Imam G Solomons (ANC) fully understood what Mr Labuschagne had said. However, he noted that the processes had been set in motion and the new boundaries had been operative for some months. He asked what exactly would be covered in these public consultations, as surely the issues would have been canvassed at the time of the Constitution Twelfth Amendment Bill. He asked if the new consultations were about reversal of the process.
Mr Smith noted that reference had been made to lack of time to hold public hearings, because of the particular cycles of the NCOP. The Court had found this reason insufficient, and had noted that public participation processes should, if necessary, override the time frames set.
Ms Mahlawe noted that there was full participation - even the President had attended the hearings in some areas, and she noted also that the Trengove Commission findings were taken into account.
Ms Chohan said that Court did refer to the Trengove Commission report in the first judgment. The difficulty was that it seemed that the Trengove Commission consisted of only five people, and although it did recommend the move of Matatiele to Eastern Cape, there was a close split in the Commission’s findings, That was no longer the issue, as the Constitution Twelfth Amendment Bill had been informed by what had gone before. The Matatiele Mass Action Campaign submitted that the decision to change was uninformed, unreasonable and irrational. The Court discussed whether there was a purpose to the legislation that was reasonable and rational. This was mooted as a possible challenge in the first case, but was no longer taken as an issue in the second. The Trengove decision went to the heart of the rationality issue.
Ms Chohan wanted to make some points on public participation, and what was said about the Constitutional requirements. The main discussion was whether public participation was or was not part of the law making process. The minority judgment of the three judges used this as their central point of departure.
Chapter 4 of the Constitution set out general principles relating to the NA and Parliament, including matters such as privilege, internal arrangements, evidence, and participation by the executive. One of those named issues was "public access to and involvement in parliament" The Constitution, under Chapter 4, did not use the words “public participation”. The case of King v Fidelity Fund, a Supreme Court of Appeal case cited in the Matatiele case, contained statements by the Court in general terms about what “public…involvement” meant. This case said that “public....involvement” was explaining and making people understand what had been done in the lawmaking process. It was an elusive concept.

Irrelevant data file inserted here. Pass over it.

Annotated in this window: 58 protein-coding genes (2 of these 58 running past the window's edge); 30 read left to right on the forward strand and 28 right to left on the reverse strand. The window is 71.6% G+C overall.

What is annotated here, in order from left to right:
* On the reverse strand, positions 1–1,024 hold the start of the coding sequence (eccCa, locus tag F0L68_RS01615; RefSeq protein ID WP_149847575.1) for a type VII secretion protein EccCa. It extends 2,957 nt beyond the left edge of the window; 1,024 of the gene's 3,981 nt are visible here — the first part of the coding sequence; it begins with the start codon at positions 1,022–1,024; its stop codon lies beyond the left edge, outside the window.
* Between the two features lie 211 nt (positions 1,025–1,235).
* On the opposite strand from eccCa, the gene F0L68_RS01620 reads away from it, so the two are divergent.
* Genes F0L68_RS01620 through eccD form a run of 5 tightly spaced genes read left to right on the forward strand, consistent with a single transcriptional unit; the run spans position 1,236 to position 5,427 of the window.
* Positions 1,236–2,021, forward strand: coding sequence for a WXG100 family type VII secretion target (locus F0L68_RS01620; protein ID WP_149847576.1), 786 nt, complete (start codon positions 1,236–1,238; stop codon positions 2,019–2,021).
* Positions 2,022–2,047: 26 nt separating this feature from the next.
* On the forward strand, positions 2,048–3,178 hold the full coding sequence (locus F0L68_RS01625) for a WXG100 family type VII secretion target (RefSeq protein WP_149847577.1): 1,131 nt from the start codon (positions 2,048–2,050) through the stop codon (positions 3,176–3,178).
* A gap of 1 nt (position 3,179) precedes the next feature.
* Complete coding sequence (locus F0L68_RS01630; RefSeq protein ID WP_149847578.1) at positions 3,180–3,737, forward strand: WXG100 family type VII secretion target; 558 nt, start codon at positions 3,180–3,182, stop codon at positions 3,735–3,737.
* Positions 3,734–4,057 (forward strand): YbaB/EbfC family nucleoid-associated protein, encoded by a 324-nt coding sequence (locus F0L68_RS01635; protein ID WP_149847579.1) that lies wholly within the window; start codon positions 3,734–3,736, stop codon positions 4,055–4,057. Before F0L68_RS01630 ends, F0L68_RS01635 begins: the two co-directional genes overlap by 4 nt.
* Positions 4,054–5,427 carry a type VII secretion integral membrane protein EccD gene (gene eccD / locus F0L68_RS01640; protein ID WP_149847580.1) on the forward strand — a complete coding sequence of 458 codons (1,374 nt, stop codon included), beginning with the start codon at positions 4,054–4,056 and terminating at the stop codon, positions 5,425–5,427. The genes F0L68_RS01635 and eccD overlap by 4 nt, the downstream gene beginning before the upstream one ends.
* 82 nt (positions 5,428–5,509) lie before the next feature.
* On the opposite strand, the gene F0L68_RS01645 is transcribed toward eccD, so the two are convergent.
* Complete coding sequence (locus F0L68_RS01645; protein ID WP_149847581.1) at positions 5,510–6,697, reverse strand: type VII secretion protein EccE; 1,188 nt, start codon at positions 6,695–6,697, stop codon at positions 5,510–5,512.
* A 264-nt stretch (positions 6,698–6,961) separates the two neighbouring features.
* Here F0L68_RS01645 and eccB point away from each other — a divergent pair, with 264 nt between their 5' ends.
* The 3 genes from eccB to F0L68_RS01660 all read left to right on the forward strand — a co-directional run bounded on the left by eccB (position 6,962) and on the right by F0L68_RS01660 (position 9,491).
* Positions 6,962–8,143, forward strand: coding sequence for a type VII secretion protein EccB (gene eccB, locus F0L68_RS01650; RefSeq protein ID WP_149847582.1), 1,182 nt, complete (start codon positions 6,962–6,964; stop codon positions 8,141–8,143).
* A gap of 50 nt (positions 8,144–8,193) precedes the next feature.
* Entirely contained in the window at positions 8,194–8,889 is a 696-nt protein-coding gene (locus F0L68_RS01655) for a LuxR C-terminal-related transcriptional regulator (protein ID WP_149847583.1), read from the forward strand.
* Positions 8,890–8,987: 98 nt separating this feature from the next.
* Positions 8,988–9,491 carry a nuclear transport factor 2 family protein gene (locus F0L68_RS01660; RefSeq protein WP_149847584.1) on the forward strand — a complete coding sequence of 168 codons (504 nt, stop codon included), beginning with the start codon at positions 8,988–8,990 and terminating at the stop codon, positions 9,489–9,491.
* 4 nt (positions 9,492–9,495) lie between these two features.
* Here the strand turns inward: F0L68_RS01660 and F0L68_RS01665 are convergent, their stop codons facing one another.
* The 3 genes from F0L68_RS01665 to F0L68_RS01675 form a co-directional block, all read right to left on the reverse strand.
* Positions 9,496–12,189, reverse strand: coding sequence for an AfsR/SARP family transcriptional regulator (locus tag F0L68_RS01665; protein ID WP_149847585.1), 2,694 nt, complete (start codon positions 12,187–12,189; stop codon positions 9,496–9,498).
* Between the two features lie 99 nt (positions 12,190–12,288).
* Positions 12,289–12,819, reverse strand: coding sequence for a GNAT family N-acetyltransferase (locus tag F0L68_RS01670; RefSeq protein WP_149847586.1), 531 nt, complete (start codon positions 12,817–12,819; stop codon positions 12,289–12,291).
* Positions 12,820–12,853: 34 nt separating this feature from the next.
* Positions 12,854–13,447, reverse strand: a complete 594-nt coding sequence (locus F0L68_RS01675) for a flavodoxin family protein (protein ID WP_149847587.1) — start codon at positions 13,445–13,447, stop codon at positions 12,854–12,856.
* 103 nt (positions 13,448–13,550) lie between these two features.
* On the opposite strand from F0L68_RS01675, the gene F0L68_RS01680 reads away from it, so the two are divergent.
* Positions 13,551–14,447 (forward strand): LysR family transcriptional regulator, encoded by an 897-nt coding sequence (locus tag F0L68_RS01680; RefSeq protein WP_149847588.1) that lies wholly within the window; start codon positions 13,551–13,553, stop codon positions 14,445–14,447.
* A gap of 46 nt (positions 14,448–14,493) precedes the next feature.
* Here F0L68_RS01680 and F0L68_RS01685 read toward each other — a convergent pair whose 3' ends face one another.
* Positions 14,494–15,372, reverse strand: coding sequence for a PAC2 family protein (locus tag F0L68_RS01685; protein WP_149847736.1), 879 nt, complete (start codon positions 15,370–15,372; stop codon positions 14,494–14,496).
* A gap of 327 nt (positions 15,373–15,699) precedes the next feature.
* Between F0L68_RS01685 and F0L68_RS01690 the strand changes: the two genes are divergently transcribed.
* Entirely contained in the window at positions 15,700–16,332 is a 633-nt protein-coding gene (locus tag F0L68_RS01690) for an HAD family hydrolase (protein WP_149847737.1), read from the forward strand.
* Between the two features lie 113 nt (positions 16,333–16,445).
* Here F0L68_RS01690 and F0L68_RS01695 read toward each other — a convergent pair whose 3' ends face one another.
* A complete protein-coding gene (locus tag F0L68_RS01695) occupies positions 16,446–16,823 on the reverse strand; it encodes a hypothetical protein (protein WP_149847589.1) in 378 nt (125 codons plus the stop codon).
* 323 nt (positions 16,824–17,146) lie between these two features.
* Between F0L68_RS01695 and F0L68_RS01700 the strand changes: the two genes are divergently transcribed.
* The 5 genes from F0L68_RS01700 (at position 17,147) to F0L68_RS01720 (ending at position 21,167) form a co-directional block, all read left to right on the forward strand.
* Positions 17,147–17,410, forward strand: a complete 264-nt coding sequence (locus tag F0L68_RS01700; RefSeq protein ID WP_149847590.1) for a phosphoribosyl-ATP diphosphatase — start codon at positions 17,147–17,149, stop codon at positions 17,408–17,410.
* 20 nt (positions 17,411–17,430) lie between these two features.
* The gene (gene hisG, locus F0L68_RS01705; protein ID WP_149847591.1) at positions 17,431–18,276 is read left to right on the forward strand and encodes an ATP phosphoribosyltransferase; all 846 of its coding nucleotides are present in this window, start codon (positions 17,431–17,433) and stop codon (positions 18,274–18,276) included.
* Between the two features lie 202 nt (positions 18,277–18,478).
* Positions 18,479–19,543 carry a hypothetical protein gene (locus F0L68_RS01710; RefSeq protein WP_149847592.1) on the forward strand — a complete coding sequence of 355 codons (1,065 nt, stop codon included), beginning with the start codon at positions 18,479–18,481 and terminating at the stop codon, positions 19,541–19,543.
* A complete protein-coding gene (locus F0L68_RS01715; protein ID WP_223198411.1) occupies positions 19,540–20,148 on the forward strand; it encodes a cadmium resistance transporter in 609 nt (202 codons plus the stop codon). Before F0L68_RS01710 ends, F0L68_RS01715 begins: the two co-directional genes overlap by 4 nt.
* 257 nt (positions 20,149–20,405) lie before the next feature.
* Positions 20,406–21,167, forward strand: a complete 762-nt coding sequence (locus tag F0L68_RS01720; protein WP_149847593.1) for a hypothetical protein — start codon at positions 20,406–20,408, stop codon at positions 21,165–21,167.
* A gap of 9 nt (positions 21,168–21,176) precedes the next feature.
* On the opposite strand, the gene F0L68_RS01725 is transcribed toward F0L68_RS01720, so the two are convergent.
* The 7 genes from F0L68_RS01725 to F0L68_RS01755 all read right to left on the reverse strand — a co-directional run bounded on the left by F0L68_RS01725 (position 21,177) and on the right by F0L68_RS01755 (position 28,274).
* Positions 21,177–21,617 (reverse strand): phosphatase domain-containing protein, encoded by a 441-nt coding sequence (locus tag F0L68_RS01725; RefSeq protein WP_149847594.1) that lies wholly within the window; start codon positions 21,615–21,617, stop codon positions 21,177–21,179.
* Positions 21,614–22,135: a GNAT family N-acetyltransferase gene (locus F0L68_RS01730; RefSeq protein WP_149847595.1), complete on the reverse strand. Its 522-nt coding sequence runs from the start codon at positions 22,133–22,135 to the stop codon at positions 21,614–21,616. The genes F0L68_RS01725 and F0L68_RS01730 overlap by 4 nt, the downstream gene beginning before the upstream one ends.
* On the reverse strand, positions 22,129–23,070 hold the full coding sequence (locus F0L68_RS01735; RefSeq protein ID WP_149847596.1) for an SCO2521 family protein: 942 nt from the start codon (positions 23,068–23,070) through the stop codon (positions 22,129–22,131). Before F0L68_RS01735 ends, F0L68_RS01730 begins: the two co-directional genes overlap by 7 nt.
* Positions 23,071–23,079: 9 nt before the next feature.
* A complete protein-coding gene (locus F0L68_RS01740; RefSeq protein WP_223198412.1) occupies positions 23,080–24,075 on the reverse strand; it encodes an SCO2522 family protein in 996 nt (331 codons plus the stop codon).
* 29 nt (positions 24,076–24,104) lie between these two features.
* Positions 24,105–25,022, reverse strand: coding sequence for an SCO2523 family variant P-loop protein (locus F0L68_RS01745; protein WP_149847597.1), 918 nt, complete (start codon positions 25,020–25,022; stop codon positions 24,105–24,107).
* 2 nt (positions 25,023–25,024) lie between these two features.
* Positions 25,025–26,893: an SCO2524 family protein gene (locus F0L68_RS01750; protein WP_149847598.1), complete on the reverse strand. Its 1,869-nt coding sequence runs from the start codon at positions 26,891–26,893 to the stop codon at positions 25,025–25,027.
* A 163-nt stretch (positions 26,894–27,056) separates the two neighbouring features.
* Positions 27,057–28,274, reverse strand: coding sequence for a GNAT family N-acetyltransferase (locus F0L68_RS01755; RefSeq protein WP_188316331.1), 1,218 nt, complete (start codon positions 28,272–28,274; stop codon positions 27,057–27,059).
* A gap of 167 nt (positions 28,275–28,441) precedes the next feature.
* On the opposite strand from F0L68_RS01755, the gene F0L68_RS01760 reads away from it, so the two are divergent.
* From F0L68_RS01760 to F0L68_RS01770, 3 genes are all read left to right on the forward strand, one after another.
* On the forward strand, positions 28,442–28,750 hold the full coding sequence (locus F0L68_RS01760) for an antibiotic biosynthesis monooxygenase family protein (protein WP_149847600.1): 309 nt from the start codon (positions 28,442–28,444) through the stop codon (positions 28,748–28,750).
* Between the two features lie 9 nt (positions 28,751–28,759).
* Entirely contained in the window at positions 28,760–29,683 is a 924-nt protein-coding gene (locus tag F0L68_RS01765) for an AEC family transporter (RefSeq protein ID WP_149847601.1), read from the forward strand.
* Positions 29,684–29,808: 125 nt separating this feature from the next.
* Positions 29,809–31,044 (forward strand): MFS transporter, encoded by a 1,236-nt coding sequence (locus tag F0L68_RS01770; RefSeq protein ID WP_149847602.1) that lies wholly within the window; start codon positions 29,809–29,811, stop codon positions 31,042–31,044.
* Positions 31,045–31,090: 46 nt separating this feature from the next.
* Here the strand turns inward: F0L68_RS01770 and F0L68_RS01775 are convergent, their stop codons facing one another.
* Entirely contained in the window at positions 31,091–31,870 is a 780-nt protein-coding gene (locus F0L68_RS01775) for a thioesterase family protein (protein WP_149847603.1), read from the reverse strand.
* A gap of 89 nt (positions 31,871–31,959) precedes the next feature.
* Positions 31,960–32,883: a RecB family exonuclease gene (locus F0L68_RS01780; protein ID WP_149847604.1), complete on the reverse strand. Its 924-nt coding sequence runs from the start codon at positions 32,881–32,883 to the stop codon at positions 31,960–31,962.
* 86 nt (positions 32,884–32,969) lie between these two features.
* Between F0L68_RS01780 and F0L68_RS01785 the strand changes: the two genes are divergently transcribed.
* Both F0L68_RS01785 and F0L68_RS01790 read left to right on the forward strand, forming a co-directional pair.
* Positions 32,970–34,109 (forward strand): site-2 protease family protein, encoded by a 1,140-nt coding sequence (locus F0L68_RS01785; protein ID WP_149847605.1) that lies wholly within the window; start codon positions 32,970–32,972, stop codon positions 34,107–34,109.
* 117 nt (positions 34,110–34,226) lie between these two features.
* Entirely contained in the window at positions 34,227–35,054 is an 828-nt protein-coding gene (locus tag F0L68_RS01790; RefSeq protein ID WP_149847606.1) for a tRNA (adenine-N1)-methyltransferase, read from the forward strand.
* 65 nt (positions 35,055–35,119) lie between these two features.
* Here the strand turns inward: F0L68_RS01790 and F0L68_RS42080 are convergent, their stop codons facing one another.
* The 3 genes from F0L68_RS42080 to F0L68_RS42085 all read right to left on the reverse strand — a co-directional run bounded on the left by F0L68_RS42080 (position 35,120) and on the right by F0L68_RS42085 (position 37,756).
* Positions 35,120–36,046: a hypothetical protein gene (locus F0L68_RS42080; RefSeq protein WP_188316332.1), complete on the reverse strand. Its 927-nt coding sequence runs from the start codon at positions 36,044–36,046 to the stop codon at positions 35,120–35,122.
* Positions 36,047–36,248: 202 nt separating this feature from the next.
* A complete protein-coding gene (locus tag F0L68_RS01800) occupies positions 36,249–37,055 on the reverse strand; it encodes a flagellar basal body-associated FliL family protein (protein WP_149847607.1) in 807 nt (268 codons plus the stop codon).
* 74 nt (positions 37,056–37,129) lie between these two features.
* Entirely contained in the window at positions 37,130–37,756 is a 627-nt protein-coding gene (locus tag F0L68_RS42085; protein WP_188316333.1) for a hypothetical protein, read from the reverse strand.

Chapter 4, having given this general statement, then contained clauses dealing with the national legislative process. Those clauses must be complied with in passing the legislation. Nowhere did these clauses speak of “public participation”. The question therefore was whether public participation was imputed in the law making process. The majority judgment held that it was, because they had read the first part of Chapter 4 into the later part. The minority judges took the stricter view, and the remarks of Judge van der Westhuizen on page 80 of the judgment were important. He suggested that sections 74(5) and (6) provided for public involvement in the process of amending the Constitution, and that the Constitution was therefore giving specific guidelines. A Bill would be gazetted and the public could submit written comments to the Speaker and that these comments must be tabled in both houses. This, he said, was the only Constitutional requirement for consultation. This did not mean that the Committees could not, in addition, call for comments and accept written submissions, but it was his view that they were not obliged to do so.